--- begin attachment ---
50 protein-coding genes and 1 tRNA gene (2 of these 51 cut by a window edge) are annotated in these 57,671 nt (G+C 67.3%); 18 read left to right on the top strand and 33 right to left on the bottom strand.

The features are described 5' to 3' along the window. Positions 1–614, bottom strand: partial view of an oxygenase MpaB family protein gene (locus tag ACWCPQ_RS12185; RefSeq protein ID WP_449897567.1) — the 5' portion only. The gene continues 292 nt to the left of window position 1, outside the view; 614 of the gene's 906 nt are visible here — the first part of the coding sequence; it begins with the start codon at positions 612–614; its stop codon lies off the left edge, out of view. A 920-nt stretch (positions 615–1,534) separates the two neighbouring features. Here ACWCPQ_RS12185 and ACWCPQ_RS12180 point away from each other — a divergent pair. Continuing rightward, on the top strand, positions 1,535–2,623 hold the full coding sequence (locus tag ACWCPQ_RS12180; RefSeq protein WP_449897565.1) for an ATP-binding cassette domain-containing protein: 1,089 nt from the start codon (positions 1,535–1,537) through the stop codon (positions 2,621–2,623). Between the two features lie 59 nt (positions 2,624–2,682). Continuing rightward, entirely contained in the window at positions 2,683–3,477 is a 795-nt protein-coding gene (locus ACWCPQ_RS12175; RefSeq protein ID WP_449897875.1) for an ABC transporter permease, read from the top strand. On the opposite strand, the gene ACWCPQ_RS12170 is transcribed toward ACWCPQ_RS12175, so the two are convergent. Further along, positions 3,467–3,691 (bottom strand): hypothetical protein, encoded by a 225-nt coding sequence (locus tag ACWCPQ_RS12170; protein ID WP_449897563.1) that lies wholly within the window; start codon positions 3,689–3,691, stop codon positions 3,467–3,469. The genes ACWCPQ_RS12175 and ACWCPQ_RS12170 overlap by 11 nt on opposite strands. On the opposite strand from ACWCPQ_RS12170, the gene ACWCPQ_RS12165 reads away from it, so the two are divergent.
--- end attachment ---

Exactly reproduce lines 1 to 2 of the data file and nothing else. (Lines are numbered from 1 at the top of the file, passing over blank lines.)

50 protein-coding genes and 1 tRNA gene (2 of these 51 cut by a window edge) are annotated in these 57,671 nt (G+C 67.3%); 18 read left to right on the top strand and 33 right to left on the bottom strand.

The features are described 5' to 3' along the window. Positions 1–614, bottom strand: partial view of an oxygenase MpaB family protein gene (locus tag ACWCPQ_RS12185; RefSeq protein ID WP_449897567.1) — the 5' portion only. The gene continues 292 nt to the left of window position 1, outside the view; 614 of the gene's 906 nt are visible here — the first part of the coding sequence; it begins with the start codon at positions 612–614; its stop codon lies off the left edge, out of view. A 920-nt stretch (positions 615–1,534) separates the two neighbouring features. Here ACWCPQ_RS12185 and ACWCPQ_RS12180 point away from each other — a divergent pair. Continuing rightward, on the top strand, positions 1,535–2,623 hold the full coding sequence (locus tag ACWCPQ_RS12180; RefSeq protein WP_449897565.1) for an ATP-binding cassette domain-containing protein: 1,089 nt from the start codon (positions 1,535–1,537) through the stop codon (positions 2,621–2,623). Between the two features lie 59 nt (positions 2,624–2,682). Continuing rightward, entirely contained in the window at positions 2,683–3,477 is a 795-nt protein-coding gene (locus ACWCPQ_RS12175; RefSeq protein ID WP_449897875.1) for an ABC transporter permease, read from the top strand. On the opposite strand, the gene ACWCPQ_RS12170 is transcribed toward ACWCPQ_RS12175, so the two are convergent. Further along, positions 3,467–3,691 (bottom strand): hypothetical protein, encoded by a 225-nt coding sequence (locus tag ACWCPQ_RS12170; protein ID WP_449897563.1) that lies wholly within the window; start codon positions 3,689–3,691, stop codon positions 3,467–3,469. The genes ACWCPQ_RS12175 and ACWCPQ_RS12170 overlap by 11 nt on opposite strands. On the opposite strand from ACWCPQ_RS12170, the gene ACWCPQ_RS12165 reads away from it, so the two are divergent.